Main Event: Walkers try to topple 'very nasty disease'

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"It's been something we always do together," said JoAnn Eidem (second from left) of her sisters Lori Eidem, Marilyn Dukart, and Gladys Feind. "We have been to every MS walk since day one."

Working towards a goal to end multiple sclerosis forever, more than 300 participants gathered for the annual Walk MS, April 30 at Soldiers Field Park,in Rochester.

About $50,000 was raised to fund programs and research of the MS Society.

The walk in Rochester was one of 29 taking place that weekend within the upper Midwest chapter of the MS Society.

Pat Steiger, executive vice president of the chapter, said, "There has been so much progress in finding a cure, especially with progressive MS."

Joy Pietersis the new event coordinator for the local walk. A longtime volunteer of Walk MS and Bike MS in Virginia, Joy said she wanted to become the local coordinator because, "I know firsthand, as I was diagnosed 12 years ago with MS. The disease can be very deceiving; it can change at any moment."


Teams of walkers and volunteers began arriving well before the 10 a.m. start time to register and embrace friends and family in support.

Tom Shorehas volunteered his time at Walk MS each year since 1990. His wife Cindywas diagnosed in 1981, and passed away in 2011 at 53 years old.

"It's important for me to be here," he said. "Raising money to fund research, therapy programs, and support groups which are so helpful for those with MS."

The top fundraising team — Landoe's Bullriders — was a group of 20 friends and colleagues of Colleen Landon.

"I like the support of family and friends," she said. "And this year, we've brought the young ones — a new generation — and we're teaching them the importance of helping others."

The 20-member team Made to Survive was walking with Jane Masching, who was diagnosed with MS in 2009.

"It's hard in the beginning when you find out," she said. "But there are so many worse things. You just take it as it comes. It is what it is. Put one foot in front of the other day by day."

Team Tasha was the 25-member group of friends and family walking with Tasha Murray, diagnosed in 2015.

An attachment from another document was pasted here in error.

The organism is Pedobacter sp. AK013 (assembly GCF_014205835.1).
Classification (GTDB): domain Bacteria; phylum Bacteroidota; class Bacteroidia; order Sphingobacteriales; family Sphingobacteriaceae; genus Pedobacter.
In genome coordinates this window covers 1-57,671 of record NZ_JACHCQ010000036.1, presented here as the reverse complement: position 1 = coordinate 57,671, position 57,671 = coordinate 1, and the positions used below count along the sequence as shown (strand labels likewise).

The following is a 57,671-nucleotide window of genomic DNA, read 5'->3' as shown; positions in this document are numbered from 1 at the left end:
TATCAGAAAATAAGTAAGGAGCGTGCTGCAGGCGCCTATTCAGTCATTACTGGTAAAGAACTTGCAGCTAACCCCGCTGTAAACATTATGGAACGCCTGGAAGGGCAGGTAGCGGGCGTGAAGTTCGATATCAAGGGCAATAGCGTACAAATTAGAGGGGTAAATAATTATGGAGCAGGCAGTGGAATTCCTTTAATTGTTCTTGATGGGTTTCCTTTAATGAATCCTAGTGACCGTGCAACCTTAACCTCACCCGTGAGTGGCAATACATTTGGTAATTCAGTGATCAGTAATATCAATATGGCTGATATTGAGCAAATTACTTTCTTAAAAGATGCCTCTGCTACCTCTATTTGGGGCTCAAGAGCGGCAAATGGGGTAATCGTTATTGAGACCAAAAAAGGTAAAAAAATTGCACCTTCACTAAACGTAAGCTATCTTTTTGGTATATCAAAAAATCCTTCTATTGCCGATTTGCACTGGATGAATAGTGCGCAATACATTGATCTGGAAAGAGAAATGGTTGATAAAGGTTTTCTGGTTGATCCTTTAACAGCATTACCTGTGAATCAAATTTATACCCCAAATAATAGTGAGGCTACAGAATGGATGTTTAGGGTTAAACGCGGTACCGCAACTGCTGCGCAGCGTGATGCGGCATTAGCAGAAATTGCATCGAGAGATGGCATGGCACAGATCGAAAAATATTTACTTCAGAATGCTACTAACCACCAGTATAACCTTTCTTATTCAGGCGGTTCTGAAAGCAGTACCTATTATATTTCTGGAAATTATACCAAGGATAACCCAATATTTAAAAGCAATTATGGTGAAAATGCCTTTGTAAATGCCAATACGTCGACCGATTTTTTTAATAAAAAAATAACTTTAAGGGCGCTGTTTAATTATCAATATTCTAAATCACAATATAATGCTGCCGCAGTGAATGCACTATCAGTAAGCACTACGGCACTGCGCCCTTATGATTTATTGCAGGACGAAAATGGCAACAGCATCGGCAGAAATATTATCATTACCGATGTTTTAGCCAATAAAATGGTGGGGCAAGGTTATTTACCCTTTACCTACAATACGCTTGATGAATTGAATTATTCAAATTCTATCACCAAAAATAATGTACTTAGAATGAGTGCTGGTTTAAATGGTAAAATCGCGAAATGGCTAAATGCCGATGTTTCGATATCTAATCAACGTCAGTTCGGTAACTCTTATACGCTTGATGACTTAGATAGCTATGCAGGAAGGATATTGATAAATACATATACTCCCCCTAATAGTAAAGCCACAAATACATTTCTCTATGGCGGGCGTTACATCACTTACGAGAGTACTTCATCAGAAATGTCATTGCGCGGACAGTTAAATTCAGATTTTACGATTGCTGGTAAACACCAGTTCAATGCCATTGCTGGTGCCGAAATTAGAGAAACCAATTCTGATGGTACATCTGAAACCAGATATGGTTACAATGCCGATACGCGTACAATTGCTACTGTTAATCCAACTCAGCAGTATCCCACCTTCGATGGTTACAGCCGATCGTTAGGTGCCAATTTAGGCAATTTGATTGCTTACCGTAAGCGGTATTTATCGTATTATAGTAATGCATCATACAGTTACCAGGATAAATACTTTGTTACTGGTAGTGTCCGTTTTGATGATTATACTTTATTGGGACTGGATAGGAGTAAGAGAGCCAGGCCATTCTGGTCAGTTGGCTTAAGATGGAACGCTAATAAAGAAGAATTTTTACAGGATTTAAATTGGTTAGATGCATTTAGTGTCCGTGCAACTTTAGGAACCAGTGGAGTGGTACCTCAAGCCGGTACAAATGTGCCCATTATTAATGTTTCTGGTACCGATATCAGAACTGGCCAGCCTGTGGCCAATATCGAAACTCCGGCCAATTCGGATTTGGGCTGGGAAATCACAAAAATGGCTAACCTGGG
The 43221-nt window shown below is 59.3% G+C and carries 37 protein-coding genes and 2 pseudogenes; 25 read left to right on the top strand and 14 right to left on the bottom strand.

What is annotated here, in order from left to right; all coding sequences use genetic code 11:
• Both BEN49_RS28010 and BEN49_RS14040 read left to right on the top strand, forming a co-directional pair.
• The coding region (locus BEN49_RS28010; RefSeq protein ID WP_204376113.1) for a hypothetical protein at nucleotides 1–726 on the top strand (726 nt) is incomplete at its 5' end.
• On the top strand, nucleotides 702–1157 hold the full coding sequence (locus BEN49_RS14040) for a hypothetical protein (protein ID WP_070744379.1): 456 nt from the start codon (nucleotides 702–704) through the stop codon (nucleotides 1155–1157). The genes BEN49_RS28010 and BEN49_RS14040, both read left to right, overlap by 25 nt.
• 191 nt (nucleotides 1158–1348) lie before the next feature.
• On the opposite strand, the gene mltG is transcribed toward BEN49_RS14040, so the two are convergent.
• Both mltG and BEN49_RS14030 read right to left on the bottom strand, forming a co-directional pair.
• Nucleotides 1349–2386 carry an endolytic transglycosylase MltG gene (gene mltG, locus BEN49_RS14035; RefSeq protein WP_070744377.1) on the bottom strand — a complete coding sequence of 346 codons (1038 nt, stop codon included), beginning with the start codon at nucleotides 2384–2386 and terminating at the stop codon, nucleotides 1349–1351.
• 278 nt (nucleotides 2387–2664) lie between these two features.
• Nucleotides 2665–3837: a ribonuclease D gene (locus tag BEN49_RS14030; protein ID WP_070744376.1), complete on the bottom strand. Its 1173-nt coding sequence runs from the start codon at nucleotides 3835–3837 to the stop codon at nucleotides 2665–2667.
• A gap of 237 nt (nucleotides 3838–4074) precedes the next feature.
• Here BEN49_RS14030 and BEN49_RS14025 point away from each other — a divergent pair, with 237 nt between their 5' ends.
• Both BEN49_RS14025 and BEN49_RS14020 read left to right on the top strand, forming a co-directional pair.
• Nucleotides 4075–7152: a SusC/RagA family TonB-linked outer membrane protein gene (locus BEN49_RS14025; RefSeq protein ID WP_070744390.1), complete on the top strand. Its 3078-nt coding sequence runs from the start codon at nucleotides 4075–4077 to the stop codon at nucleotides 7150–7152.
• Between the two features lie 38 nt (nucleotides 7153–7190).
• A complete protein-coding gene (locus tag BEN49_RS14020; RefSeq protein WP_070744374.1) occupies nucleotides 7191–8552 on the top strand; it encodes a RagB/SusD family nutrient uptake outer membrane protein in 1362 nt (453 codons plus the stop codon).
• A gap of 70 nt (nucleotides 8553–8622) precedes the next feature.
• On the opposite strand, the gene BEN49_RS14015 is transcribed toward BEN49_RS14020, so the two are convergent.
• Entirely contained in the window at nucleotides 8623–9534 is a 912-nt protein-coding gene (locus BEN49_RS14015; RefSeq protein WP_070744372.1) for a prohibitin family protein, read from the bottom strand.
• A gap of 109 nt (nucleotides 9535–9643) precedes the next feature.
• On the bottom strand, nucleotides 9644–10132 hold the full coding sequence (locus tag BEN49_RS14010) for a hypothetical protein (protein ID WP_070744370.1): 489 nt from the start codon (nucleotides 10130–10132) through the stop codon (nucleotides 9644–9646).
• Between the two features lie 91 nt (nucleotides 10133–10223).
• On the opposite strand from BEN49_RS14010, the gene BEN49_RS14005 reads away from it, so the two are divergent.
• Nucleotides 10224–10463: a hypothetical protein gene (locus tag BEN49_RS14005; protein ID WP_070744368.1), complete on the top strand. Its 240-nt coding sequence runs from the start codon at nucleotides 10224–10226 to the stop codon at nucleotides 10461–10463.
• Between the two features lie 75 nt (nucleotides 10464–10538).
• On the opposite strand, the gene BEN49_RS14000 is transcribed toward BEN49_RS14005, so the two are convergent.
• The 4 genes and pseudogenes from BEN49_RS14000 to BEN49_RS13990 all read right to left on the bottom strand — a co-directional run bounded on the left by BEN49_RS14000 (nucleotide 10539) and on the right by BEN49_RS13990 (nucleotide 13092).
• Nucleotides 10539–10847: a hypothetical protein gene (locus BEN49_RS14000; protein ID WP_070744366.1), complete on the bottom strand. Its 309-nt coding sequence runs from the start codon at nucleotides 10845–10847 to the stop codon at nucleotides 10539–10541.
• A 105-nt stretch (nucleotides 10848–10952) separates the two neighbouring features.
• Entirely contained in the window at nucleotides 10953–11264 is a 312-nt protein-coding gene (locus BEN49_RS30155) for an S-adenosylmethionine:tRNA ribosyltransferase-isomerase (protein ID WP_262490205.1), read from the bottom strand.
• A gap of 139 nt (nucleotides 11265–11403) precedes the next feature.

"This day is filled with awesome support," she said.

"The person we are walking for is a sister, daughter, mother," said Amy Koehn,whose team, Kitty's Litter, included more than 20 members. For many of them, it was their 14th year at Walk MS.

"It's an upbeat way to spend the day with family," added Kathy Illa.

Attendee Tom Poteruchasaid his daughter-in-law, Cassandra, created a PowerPoint presentation to raise money for Walk MS and to honor his wife, Terri, who was diagnosed in 2003.

"The hope was to raise $500.00," he said. "But we raised $2,200."

"Mom is a tough person," said the Poteruchas' son Andy. "She's had a lot to deal with."

Perry Jaeger, who attended with his wife, Sonya,and a group of 30 friends and family, said he has participated in two previous year's walks.

They were team So Be It. Jaeger explained that he shares his story of his experience with MS and always concludes with "so be it."


Jaeger was diagnosed five years ago, and he said that he has progressed from using one cane to two, then to a walker, and now, 97 percent of his time is in a wheelchair.

"I don't know if I will have the ability to come next year," he said.

"It's a very nasty disease. It takes things away you take for granted. It's unbelievable."

Sonya added, "We have to live day by day, as difficult as it is."

The National MS Society is working toward a world free of MS. For more information, visit .

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